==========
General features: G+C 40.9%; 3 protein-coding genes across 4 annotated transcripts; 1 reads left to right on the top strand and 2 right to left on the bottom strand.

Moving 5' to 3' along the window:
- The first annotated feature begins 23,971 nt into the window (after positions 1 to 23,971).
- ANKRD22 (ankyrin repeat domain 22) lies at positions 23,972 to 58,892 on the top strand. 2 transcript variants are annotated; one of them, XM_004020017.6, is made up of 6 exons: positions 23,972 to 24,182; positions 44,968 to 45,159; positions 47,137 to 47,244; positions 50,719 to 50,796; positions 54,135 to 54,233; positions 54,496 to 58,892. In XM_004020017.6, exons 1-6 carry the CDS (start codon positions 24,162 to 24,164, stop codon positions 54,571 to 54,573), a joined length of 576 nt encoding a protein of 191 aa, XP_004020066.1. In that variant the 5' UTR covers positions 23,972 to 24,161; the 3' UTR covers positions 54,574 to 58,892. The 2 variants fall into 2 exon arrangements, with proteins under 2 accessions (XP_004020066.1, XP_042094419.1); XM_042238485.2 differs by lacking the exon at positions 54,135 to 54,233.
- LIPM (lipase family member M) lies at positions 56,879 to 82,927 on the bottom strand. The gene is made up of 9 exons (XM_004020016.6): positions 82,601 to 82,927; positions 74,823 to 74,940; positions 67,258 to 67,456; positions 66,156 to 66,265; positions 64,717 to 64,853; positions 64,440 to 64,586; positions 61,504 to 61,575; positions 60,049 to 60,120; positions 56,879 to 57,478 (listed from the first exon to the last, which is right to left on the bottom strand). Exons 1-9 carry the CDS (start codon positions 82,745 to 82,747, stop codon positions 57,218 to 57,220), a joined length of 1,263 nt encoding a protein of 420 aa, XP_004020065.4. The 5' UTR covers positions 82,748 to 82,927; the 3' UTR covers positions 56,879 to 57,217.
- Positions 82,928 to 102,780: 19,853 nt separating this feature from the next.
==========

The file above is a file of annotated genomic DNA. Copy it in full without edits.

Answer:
General features: G+C 40.9%; 3 protein-coding genes across 4 annotated transcripts; 1 reads left to right on the top strand and 2 right to left on the bottom strand.

Moving 5' to 3' along the window:
- The first annotated feature begins 23,971 nt into the window (after positions 1 to 23,971).
- ANKRD22 (ankyrin repeat domain 22) lies at positions 23,972 to 58,892 on the top strand. 2 transcript variants are annotated; one of them, XM_004020017.6, is made up of 6 exons: positions 23,972 to 24,182; positions 44,968 to 45,159; positions 47,137 to 47,244; positions 50,719 to 50,796; positions 54,135 to 54,233; positions 54,496 to 58,892. In XM_004020017.6, exons 1-6 carry the CDS (start codon positions 24,162 to 24,164, stop codon positions 54,571 to 54,573), a joined length of 576 nt encoding a protein of 191 aa, XP_004020066.1. In that variant the 5' UTR covers positions 23,972 to 24,161; the 3' UTR covers positions 54,574 to 58,892. The 2 variants fall into 2 exon arrangements, with proteins under 2 accessions (XP_004020066.1, XP_042094419.1); XM_042238485.2 differs by lacking the exon at positions 54,135 to 54,233.
- LIPM (lipase family member M) lies at positions 56,879 to 82,927 on the bottom strand. The gene is made up of 9 exons (XM_004020016.6): positions 82,601 to 82,927; positions 74,823 to 74,940; positions 67,258 to 67,456; positions 66,156 to 66,265; positions 64,717 to 64,853; positions 64,440 to 64,586; positions 61,504 to 61,575; positions 60,049 to 60,120; positions 56,879 to 57,478 (listed from the first exon to the last, which is right to left on the bottom strand). Exons 1-9 carry the CDS (start codon positions 82,745 to 82,747, stop codon positions 57,218 to 57,220), a joined length of 1,263 nt encoding a protein of 420 aa, XP_004020065.4. The 5' UTR covers positions 82,748 to 82,927; the 3' UTR covers positions 56,879 to 57,217.
- Positions 82,928 to 102,780: 19,853 nt separating this feature from the next.